The top 5 reasons to upgrade your SDL Tridion installation to SDL Web 8 right now!
It’s about a year since SDL released their Web 8 product. This was the major release that replaced the SDL Tridion 2013 web content management product, but also incorporated digital media management and experience optimisation features that were previously sold as separate products. It often takes a while before companies upgrade to the latest version of an enterprise system like this. There’s a lot of investment in all sorts of infrastructure and customisation, and it’s all got to be done reasonably carefully. Still – after after a year, it’s probably about time for that upgrade, so what are the killer features of SDL Web 8 that people can be looking forward to?
1) A much smoother upgrade experience.
Previous upgrades of the product typically required a “big bang” approach. If you upgraded one part of the system, you had to upgrade everything, and often this meant juggling with a combination of platform dependencies stretching across several different technology stacks. From SDL Web 8 onwards, it’s possible to run, for example, the latest Content Delivery system, while deferring the upgrade of your Content Manager. You can also upgrade the Content Manager first if that works better for you. For businesses that run several different sites from Tridion, this makes it much easier and reduces the risks.
2) Promote-Demote in the BluePrint
This is just a small feature, but when you see it, you think: “Why haven’t we had that for years?”. Sure – previously we could usually find a way to move items up or down the BluePrint, but it was tricky, and now it’s just easy! What’s not to like?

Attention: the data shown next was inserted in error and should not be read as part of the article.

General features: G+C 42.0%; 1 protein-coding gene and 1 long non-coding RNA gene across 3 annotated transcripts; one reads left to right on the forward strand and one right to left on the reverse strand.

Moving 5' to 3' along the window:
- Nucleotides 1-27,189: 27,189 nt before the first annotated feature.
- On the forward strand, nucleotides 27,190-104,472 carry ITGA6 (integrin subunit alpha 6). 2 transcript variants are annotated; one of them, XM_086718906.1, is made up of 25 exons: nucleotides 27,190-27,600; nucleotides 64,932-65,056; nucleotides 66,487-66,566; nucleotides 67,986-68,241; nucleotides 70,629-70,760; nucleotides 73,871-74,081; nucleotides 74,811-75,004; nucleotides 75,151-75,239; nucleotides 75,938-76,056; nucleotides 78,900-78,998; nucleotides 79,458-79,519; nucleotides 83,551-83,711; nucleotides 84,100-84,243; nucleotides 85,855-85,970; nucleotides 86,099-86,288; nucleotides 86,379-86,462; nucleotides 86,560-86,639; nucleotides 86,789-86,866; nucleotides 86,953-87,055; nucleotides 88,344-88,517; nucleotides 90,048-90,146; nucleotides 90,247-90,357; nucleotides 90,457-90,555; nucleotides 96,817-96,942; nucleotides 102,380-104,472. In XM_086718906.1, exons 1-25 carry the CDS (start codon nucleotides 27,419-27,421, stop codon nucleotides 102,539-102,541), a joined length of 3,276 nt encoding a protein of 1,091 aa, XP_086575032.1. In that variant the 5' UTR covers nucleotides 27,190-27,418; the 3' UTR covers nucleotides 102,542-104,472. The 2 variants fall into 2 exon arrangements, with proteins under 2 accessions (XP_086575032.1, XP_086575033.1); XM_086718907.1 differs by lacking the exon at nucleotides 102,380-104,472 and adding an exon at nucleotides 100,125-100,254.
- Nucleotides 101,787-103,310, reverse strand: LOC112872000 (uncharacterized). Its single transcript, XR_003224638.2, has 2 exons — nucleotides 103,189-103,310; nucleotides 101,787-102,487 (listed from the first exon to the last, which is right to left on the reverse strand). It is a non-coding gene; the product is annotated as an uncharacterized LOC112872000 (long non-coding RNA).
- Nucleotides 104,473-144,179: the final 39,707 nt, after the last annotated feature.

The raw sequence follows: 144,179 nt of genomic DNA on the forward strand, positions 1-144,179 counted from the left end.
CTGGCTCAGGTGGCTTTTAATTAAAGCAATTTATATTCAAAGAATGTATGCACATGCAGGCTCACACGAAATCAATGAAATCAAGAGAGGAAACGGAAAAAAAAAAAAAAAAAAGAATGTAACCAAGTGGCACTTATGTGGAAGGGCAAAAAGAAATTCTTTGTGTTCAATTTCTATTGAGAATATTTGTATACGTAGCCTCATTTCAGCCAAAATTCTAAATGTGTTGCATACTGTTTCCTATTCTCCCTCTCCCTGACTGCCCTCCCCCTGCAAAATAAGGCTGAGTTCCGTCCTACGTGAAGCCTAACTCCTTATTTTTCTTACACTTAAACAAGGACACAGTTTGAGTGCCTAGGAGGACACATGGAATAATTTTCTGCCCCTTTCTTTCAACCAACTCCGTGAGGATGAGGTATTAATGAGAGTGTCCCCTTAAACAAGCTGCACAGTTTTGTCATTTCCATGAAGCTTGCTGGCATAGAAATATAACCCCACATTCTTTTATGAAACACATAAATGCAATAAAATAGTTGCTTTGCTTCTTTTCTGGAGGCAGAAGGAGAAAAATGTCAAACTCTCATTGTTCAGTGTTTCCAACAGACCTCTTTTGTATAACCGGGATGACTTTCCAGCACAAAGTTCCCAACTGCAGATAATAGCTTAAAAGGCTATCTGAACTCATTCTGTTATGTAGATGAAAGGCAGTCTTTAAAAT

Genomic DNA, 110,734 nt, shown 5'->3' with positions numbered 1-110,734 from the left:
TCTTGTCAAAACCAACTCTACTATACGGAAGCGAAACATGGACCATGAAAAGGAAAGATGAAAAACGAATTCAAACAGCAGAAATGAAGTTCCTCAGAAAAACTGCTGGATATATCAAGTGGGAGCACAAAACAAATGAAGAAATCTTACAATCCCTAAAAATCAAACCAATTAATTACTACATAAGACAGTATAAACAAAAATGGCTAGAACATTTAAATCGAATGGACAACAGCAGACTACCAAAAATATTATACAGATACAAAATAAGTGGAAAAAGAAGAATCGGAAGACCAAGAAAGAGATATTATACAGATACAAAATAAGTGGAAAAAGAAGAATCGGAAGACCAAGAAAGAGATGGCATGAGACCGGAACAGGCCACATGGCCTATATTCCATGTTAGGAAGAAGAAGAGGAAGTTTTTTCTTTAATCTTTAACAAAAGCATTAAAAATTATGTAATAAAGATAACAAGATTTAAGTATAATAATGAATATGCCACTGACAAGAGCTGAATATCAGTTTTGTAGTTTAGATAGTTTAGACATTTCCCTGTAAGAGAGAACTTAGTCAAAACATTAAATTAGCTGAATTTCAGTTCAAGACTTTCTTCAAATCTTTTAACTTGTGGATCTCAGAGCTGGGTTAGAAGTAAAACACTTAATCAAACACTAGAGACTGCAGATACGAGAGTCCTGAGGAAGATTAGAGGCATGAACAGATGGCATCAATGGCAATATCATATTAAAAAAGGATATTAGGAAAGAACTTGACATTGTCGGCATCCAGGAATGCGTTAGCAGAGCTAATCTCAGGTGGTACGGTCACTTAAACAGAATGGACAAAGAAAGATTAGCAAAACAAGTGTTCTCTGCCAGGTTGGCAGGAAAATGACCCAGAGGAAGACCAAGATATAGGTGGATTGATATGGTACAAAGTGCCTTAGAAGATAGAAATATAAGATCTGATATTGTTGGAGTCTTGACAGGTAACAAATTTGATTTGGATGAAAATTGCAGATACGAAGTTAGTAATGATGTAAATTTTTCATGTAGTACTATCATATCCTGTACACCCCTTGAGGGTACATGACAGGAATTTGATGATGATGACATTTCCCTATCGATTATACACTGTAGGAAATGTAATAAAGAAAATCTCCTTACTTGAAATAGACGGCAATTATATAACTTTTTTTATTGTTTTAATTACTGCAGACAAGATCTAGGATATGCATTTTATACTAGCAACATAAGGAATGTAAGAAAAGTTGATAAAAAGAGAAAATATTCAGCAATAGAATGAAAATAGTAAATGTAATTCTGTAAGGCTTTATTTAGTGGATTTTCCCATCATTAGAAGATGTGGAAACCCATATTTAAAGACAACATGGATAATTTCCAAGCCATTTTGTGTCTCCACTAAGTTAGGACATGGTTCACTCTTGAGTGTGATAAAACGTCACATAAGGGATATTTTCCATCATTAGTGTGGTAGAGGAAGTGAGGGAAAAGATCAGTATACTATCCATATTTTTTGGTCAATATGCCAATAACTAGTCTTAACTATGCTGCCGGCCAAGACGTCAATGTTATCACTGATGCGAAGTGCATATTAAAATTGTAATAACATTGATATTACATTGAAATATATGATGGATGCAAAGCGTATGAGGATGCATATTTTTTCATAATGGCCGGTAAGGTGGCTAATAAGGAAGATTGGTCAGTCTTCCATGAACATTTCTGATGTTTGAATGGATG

3) Instant Site
With previous versions, a lot of effort was required to set up the infrastructure for a new web site, which meant that for things like temporary “campaign” sites, you just didn’t have the agility you needed. With SDL Web 8, for the price of some extra configuration to start with, you can set it up so that a new site can be created very quickly via the user interface. I haven’t counted, but I hear you can do it in less than 10 mouse clicks!
4) Topology manager
– This probably counts as one for the ‘techies’ but SDL have completely re-designed the Content Deployment infrastructure, and in doing so, they’ve removed some of the direct dependencies that often presented some planning challenges. Now there’s a separate system that manages the dependencies between the major sub-systems. Among the benefits are the possibility of more robust backup strategies and rollouts through the dev-test-acceptance-production environments. If you’re thinking of moving towards cloud technologies, this is also a great enabler.
5) Microservices in the Content Delivery stack
– Another part of the architectural re-think addresses how the content is delivered to your web applications. By using microservices, integration at various levels becomes much cleaner. You have the flexibility to only run the services you need, and these offer future-proof versioning strategies. So not only is it easier to upgrade to Web 8 – in future upgrades, you may not even need to recompile your web application.
As with any top 5 list – this only scratches the surface. I’m certainly looking forward to seeing more of SDL Web 8 as more companies upgrade.